Tuesday, September 11, 2012

American Red Cross won't take blood for how long?

It's been a few years, correction, a couple decades since I last donated blood to the American Red Cross. I wasn't surprised to see the intake screening questions a bit more in-depth, and good reason
 to be.
Last time I donated blood I had to be weighed to make sure I met at least the minimum weight to donate, and, AIDS wasn't on the scene yet.

Photo credit: puravida from morguefile.com
Besides showing a picture ID and completing a questionnaire of about twenty questions concerning hepatitis, certain medications, blood transfusions, traveling to certain countries, and if I've had
sexual contact with prostitutes or with person(s) who practiced or might have been exposed to
anyone who partook in questionable sexual practices, the most interesting thing I read was the American Red Cross does not utilize blood from a man who's had any sexual contact with another man at any time after the year 1977.  That's 35 years! That's a long time.

video-'Ban on gay donors gets a second look'.

I even had my finger pricked to test my iron content because donating blood naturally is going to deplete iron available in the body.

Photo credit: cohdra from morguefile.com
 So, the American Red Cross does not want blood from any man who's had sexual contact with another man for a many years. Of course people, and gay men especially, who practice sex with other men are going to claim discrimination that their blood is as good as the blood as those who are of heterosexual persuasion.
The answer is there has been problems and there are risks to the person receiving the blood. The American Red Cross doesn't want that at all.

The Red Cross screens to keep a safe blood supply, and here's why-

-The first case of post-transfusion HIV since 2002 was recently reported (CDC link: http://www.cdc.gov/mmwr/preview/mmwrhtml… . Specifics on the donor indicate unreported high risk activity over many years. Until pathogen inactivation technology has been perfected to treat donated blood components for transfusion-transmissible diseases, donor questionnaires and screening tests provide the best chance for a safe blood supply-  This is from a medical director at a regional blood center.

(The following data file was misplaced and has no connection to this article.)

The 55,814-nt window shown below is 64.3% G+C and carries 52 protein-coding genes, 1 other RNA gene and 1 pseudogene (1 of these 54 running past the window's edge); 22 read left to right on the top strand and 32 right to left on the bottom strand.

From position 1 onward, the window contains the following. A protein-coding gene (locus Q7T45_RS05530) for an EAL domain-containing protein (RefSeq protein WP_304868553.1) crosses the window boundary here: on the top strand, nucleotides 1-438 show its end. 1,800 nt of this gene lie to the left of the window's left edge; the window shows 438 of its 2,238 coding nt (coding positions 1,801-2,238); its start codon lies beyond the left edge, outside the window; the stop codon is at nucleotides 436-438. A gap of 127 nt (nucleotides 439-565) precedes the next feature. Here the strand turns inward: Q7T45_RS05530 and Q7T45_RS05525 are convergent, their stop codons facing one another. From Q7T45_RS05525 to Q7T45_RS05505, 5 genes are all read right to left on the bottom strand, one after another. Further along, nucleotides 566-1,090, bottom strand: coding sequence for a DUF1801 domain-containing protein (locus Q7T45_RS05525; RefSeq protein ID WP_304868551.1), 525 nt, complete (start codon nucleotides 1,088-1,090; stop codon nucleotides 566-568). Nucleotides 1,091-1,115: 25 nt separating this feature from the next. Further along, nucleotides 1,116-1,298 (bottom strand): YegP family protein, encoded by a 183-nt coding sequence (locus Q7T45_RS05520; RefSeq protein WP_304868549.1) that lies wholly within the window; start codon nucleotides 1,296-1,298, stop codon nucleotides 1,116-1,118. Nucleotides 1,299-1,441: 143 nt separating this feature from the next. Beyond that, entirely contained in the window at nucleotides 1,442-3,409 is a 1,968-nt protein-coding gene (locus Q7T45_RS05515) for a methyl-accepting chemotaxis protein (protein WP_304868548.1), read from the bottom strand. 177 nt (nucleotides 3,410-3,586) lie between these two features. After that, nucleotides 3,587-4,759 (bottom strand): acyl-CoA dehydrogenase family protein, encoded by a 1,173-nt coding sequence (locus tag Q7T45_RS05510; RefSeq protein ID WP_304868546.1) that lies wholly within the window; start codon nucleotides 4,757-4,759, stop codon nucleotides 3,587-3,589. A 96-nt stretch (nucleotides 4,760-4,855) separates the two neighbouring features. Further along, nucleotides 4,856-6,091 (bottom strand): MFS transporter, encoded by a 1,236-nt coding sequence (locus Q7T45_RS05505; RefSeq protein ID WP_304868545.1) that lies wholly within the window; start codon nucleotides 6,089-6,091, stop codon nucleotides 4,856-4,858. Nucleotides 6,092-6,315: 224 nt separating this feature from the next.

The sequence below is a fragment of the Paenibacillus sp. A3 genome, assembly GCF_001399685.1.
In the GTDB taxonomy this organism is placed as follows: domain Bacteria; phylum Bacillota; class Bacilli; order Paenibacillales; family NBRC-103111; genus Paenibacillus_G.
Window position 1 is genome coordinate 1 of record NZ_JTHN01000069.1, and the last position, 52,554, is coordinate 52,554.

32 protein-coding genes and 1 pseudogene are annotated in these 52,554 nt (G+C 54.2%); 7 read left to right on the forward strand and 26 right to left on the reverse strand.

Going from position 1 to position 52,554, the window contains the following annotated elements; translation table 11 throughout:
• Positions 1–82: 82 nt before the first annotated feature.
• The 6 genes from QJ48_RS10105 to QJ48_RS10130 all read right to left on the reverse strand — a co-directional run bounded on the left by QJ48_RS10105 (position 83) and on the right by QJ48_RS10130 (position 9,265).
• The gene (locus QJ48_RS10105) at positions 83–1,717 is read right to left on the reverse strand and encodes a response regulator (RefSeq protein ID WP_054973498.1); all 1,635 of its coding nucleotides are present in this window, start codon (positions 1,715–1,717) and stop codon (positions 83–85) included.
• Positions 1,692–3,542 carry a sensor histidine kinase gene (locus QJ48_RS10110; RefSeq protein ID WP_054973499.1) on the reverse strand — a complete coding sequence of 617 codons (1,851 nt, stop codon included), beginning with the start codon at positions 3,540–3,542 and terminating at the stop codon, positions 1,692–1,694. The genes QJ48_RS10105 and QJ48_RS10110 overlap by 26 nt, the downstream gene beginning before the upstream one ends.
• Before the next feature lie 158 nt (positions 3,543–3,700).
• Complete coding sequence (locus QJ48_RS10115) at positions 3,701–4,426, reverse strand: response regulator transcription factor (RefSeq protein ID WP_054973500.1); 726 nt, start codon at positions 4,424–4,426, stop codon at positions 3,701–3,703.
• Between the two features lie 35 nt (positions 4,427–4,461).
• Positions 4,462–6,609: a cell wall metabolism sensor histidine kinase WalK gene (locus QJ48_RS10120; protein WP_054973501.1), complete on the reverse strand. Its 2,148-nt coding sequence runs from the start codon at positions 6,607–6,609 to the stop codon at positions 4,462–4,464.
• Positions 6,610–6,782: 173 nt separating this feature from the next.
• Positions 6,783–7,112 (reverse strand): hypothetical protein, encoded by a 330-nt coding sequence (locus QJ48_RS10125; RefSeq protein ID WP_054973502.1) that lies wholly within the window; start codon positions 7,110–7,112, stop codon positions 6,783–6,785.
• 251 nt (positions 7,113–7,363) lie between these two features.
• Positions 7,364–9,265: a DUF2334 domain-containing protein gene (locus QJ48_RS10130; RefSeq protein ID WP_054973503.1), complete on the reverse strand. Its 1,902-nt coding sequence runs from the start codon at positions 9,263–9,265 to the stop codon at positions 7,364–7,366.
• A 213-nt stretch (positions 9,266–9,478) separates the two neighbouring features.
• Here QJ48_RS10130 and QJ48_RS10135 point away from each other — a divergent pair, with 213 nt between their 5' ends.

The screenings are a precautionary measure to keep blood supplies as safe as possible for recipients.

Here's an article that the Red Cross wants to amend the restrictions to a shorter time.  I hope if this happens, blood recipients get to choose if they want the blood of a gay/bisexual man or not.
It's a matter of receiving blood that is safe, not discrimination, and, of having a choice in what goes into your body from someone else's body.

Here's an article stating the FDA's goal also is to keep the blood supply safe. That is not discrimination, that is being responsible.  That is no way at all being discriminatory towards anyone. The blood supply needs to be 'clean'.  There should remain a strict intake to ensure guidelines and practices to have the blood supply as safe as possible for people needing transfusions.

If there is any hint of a possibility that a person wanting to donate blood may cause the recipient to become sick, then no question, their blood should not be used.

Of course nothing is 100% full-proof. I'm sure gay men and those with HIV have lied on the blood screening questionnaire and donated blood anyway. And, if they can lie about that, who knows what else they can lie about?
That's not being considerate of the well fair of another person and the purpose of donating blood is to help someone. Again, if there's any risk of donated blood being risky, then that defeats the purpose.

All blood may be red in color, but under a microscope, unseen by the naked eye, the cells can be carrying some different cellular material.

Precautions are needed-all blood is not the same

Photo credit: darrenhester from morguefile.com
Why do those practicing alternate lifestyles have problems accepting their lifestyle choices bring them unwanted challenges? Do they wish their choice of having a same-sex partner to be equal in every way to a heterosexual relationship?  No matter how you may wish, the two are very much different. But still, discrimination and unfair are cried out.

Simply put, there is no way a man/man relationship can be compared as equal or the same as a  man/woman relationship.  It was never designed or intended to be that way. But, if that is of your choosing, and you do have a choice, but there will be complications you may not like concerning that choice. And, it's not fair to push or force the consequences of an alternative lifestyle upon those who do not care for any association with the gay/same-sex lifestyle.

"No' is often meant for protection and safety

Photo credit: penywise from morguefile.com
Yes, God allows you to choose, but there are consequences that go along with certain choices. And those consequences will not ever go away, no matter how loudly you cry.

And, no judging of anyone is intended or implied. God loves the sinner, but hates the sin.

Let's not take any risks and keep the blood supply as safe as possible. Every dear person's health and well being depends upon that being so.

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